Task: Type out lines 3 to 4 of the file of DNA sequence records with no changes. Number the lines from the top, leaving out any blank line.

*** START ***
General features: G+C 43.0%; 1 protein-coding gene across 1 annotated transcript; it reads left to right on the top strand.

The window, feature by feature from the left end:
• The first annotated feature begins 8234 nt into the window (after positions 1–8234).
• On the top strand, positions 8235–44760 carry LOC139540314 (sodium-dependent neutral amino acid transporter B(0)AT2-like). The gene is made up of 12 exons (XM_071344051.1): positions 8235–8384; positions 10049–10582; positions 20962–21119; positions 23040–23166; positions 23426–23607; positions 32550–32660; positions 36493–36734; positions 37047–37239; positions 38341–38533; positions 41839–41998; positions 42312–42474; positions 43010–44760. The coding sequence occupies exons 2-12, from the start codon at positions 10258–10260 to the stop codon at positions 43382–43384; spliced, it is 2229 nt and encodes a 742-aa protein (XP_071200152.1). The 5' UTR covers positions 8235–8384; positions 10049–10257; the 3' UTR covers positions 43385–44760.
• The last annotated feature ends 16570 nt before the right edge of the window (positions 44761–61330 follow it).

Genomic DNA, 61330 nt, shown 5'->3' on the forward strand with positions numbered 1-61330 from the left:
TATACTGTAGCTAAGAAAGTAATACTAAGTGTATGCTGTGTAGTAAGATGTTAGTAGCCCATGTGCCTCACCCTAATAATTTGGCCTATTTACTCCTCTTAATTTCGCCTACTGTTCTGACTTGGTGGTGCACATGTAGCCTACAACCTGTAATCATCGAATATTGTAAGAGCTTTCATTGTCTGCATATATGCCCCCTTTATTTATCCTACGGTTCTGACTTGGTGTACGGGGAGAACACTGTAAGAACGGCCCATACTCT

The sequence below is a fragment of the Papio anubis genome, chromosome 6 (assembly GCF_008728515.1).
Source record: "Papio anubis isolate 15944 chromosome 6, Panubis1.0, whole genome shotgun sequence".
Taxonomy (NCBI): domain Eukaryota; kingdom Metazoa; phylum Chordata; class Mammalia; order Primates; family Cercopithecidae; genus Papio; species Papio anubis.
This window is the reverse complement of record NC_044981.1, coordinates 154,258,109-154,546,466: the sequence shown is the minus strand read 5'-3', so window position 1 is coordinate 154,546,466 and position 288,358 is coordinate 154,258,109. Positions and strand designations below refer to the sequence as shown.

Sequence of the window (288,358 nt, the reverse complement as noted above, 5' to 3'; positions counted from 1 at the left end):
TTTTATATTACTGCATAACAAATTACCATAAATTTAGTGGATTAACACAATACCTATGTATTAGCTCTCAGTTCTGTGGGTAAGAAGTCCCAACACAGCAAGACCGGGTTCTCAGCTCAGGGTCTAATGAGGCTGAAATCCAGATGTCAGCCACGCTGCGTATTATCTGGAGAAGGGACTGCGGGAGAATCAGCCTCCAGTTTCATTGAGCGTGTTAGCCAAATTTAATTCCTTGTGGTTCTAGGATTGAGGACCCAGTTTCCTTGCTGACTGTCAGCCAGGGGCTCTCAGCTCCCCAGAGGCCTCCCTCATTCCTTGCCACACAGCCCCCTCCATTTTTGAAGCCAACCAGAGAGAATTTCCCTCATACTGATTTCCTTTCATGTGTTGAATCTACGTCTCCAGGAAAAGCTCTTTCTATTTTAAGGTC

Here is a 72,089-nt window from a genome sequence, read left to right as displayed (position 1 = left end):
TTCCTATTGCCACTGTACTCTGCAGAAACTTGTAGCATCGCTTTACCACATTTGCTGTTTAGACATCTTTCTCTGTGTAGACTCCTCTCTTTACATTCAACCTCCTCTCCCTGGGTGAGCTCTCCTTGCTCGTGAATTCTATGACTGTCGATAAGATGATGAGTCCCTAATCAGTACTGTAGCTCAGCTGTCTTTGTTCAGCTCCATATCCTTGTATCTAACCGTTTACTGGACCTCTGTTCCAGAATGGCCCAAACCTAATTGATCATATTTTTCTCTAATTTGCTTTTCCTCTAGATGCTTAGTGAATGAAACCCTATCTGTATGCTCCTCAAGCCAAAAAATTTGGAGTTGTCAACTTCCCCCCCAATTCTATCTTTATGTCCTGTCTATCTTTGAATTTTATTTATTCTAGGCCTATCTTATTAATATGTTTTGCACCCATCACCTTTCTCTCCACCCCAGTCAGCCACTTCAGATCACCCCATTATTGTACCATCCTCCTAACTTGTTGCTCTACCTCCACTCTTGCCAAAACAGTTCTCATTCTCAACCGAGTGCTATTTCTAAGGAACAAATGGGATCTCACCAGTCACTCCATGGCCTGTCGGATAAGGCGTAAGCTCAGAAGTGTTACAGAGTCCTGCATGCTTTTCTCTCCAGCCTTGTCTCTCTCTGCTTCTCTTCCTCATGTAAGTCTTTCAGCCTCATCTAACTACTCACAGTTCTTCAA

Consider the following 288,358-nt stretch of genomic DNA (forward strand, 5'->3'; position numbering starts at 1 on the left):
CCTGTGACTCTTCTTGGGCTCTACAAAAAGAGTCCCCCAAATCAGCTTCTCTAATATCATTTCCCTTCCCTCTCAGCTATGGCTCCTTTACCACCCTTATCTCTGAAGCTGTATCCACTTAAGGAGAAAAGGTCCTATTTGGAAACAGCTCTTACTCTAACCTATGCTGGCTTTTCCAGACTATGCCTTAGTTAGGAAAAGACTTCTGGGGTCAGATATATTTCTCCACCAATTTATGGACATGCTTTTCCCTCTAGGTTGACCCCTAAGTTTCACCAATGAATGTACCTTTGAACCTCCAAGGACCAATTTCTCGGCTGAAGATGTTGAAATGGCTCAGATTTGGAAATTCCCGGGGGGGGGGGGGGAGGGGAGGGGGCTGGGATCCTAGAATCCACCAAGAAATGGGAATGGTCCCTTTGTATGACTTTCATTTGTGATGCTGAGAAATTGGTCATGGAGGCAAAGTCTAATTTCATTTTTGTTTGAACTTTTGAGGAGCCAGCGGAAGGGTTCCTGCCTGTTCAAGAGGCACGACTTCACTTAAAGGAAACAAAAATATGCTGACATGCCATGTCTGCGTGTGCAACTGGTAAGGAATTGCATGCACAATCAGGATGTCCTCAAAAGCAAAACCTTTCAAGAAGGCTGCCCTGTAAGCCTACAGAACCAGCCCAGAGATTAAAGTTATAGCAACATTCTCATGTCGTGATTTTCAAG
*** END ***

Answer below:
• The first annotated feature begins 8234 nt into the window (after positions 1–8234).
• On the top strand, positions 8235–44760 carry LOC139540314 (sodium-dependent neutral amino acid transporter B(0)AT2-like). The gene is made up of 12 exons (XM_071344051.1): positions 8235–8384; positions 10049–10582; positions 20962–21119; positions 23040–23166; positions 23426–23607; positions 32550–32660; positions 36493–36734; positions 37047–37239; positions 38341–38533; positions 41839–41998; positions 42312–42474; positions 43010–44760. The coding sequence occupies exons 2-12, from the start codon at positions 10258–10260 to the stop codon at positions 43382–43384; spliced, it is 2229 nt and encodes a 742-aa protein (XP_071200152.1). The 5' UTR covers positions 8235–8384; positions 10049–10257; the 3' UTR covers positions 43385–44760.